23:03 (GMT +7) - Wednesday 19/12/2018

Op-Eds

Keeping energy sustainable

Released at: 15:52, 27/11/2018

Keeping energy sustainable

Photo: WB

Mr. Ousmane Dione, World Bank Country Director for Vietnam, presented an address to the recent 2nd High Level Meeting of the Vietnam Energy Partnership Group.

by Mr. Ousmane Dione, the World Bank Country Director for Vietnam, Sustainable energy

I am honored to participate at the 2nd High Level Meeting of the Vietnam Energy Partnership Group on the sustainable energy future for Vietnam.

Vietnam has been a global success story in developing the power sector over the last few decades. The success of the power sector has been a key contributor to the country’s socioeconomic development and its high and sustained economic growth and excellent performance in terms of poverty reduction and the well-being of its citizens. Two areas need to be highlighted in the success story: rural electrification and power sector reform.

In rural electrification, Vietnam’s access rate increased from 14 per cent in 1993 to over 99 per cent in 2018. Over that 25-year period, more than 14 million households, or 60 million people, have been connected to the grid. What an achievement.

Needless to say, the financing requirements of the sector have been huge. Since only 2010, the sector has invested about $80 billion in generation, transmission, and distribution, and between now to 2030 another $150 billion needs to be raised. Electricity consumption remains comparatively low by international standards. For example, per capita electricity consumption is currently about 1,700 kWh a year, which is one-third of China’s and one-fifth of Australia’s. As the economy continues to grow strongly and as Vietnamese become more affluent, electricity demand will continue to grow at about 8 per cent per year for the next decade.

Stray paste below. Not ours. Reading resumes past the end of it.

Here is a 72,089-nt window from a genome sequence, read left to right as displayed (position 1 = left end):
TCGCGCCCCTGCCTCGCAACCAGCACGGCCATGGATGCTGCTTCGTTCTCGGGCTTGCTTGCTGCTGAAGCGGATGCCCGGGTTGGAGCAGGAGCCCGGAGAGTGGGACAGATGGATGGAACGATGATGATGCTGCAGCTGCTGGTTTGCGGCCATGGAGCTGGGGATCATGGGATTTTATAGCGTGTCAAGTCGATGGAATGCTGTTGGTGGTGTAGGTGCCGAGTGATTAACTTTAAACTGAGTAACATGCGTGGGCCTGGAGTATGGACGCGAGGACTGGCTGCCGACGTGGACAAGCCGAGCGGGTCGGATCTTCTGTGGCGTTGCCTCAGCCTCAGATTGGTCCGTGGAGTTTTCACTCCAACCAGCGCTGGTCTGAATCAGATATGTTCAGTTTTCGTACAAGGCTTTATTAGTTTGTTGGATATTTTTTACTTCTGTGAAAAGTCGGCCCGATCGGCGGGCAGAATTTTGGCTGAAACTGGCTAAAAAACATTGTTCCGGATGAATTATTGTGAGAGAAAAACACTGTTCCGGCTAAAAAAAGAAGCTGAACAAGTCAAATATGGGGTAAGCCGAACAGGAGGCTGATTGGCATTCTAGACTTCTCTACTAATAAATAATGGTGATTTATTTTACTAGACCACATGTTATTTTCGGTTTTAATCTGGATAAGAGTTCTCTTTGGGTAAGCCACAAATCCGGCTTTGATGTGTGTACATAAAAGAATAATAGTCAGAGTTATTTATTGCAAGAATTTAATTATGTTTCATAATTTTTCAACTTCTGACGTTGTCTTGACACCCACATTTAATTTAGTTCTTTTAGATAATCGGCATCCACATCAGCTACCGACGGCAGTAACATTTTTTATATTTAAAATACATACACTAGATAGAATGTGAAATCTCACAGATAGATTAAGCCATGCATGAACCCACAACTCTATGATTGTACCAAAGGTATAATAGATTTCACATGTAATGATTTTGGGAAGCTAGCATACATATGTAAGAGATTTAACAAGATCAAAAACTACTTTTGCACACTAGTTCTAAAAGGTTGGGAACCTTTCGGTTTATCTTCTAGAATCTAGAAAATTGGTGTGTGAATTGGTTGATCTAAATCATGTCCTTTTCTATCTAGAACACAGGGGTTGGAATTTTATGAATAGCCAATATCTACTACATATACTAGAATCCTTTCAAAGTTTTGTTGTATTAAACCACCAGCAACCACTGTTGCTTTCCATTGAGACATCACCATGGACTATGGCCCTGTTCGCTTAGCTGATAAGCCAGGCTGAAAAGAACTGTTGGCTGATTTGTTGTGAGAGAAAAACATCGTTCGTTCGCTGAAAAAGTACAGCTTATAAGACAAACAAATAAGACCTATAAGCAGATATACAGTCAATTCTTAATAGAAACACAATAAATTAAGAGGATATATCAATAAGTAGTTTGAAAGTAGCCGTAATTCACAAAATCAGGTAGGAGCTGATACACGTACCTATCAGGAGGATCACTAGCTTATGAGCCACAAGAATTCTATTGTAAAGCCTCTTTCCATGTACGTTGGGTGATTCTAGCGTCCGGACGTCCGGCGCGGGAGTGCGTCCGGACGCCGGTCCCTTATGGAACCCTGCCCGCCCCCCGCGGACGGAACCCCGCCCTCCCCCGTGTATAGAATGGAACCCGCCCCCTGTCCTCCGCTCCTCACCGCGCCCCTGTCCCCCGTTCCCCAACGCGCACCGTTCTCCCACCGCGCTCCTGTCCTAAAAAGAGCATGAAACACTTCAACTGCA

Electricity tariffs remain below full cost recovery levels and Electricity of Vietnam (EVN) does not receive direct subsidies from the government. Hence, let me stress that EVN and the sector have been highly effective and efficient in using ODA funds. Of course, this was only possible because of the leadership, dedication, and technical capabilities of the Ministry of Industry and Trade (MoIT) and EVN management and all of its staff.

In power sector reform, about a decade ago the government set out a clear roadmap for implementing competition and restructuring the sector. The motivation was to move from a vertically-integrated monopolistic market structure to a fully-competitive power market. The government needs to be complimented on continuing to be fully committed to introducing a competitive power market. We are half way through implementation and by 2020 the wholesale electricity market will be fully operational. Experience with market liberalization has been positive to date, contributing to a well-run power sector public utility in EVN, which is technically and operationally sound, while also allowing private sector participation in generation.

I believe I can speak on behalf of all the development partner community here today that we have been privileged to contribute to that success story. International finance institutions and bilateral donors have provided technical assistance and financing over the last two decades to support the government in its rural electrification agenda, upgrading and expanding vital transmission and distribution networks, developing public and private power generation projects, and supporting the electricity and gas sector reform and restructuring agenda.